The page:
The Tea Party was formed because right-wing outlets lied to their audiences, falsely telling them that Obama's economic rescue package was paying mortgages for Black and Latino homeowners, and forcing white people to foot the bill. This was a lie — the banks were bailed out, but the homeowners they cheated were not — but the idea that people of color were getting a benefit they were denied appealed to conservative voters. Similarly, the right-wing talking points about the Affordable Care Act — attacks on the birth control benefit, lies about "death panels" — were about convincing aging white people that the Black president was taking away "their" health care and giving it younger and supposedly less deserving people.

So far, however, conservative media seems to believe they can't just lie and race-bait about this bill until their people hate it. And maybe the explanation for why is a simple one: It's harder to bamboozle their audiences about the American Rescue Plan because Democrats have finally learned to make the aid more immediate and visible.

Biden's plan is a contrast to the economic bailout money of 2009, which flowed in ways that didn't seem to immediately impact the pocketbook of everyday Americans. And while Obamacare eventually became popular, it struggled for years because of the slow rollout of subsidies and Medicaid, the latter aided by Republican governors refusing the Medicaid expansion. Biden's bill, however, wisely starts sending out checks within days of the ink on his signature drying. The vaccination rates are escalating and will likely do so even more so after the money starts to flow from this bill. Biden is hitting the road to highlight the immediate benefits to communities. In fact, the bill is so robust and timely that at least one Republican who voted against it, Sen. Roger Wicker of Mississippi, is already out there trying to take credit for it:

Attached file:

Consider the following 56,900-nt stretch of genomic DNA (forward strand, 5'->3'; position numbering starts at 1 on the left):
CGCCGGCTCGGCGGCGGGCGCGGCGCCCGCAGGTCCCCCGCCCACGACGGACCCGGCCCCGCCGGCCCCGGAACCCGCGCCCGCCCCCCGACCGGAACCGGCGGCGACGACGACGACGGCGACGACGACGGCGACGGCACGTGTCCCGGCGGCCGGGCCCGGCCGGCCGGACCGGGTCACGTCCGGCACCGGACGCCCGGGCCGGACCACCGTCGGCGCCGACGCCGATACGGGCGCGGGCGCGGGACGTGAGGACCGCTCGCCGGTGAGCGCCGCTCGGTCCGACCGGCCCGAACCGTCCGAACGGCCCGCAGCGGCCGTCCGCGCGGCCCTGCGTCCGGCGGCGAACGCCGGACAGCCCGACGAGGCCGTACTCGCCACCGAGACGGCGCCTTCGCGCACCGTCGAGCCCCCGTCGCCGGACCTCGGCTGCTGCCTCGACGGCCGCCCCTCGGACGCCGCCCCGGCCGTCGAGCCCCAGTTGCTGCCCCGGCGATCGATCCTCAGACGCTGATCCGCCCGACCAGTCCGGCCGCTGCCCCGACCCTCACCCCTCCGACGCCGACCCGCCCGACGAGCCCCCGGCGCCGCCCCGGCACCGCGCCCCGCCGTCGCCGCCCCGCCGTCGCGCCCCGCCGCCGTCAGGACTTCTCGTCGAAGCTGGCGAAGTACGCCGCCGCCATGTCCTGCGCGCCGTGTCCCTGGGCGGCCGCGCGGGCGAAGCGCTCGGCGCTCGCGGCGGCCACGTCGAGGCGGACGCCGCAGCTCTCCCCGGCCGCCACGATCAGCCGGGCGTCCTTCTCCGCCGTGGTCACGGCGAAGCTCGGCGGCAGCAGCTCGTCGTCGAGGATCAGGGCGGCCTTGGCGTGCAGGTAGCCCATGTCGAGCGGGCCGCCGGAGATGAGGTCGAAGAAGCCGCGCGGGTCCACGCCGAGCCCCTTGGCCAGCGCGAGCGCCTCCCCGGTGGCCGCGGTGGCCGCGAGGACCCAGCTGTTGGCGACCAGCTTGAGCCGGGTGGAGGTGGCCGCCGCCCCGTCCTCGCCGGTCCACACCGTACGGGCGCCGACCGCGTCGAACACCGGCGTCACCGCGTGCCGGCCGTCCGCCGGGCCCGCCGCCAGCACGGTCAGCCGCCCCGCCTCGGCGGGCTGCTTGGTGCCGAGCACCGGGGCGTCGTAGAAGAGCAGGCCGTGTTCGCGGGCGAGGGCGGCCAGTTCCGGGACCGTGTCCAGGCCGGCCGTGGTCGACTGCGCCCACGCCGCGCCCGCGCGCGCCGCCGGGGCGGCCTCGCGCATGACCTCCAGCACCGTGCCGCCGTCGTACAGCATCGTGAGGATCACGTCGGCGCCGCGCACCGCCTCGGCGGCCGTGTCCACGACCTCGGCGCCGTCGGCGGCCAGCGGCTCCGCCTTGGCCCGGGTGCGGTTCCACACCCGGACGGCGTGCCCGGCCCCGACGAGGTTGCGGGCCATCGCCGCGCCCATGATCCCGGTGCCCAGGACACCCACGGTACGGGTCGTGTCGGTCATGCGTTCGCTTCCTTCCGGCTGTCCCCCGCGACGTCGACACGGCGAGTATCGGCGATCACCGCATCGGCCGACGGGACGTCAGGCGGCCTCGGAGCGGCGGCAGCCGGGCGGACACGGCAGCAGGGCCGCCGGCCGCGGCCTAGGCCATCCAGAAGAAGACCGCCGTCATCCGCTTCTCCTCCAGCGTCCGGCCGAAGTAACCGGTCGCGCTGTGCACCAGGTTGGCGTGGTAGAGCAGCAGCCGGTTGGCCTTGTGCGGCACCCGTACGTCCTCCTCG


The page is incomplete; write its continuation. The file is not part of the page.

Now, things may change. Given some time and commitment, right-wing media may finally find some race-baiting narrative to turn their audiences against this bill. But the fact that they seem to be struggling — and talking about anything else, if possible — is a lesson for Democrats: Keep it simple, stupid.

The more visible the aid is to Americans, the harder it is for right-wing media to spin elaborate racist stories implying someone is getting free stuff their audience isn't getting. And the faster people experience the positive effects of a bill, the harder it is to confuse the public about what's in it. Which is all the more reason Democrats needs to eliminate the filibuster and keep passing meaty legislation that makes it harder for the right to change the subject.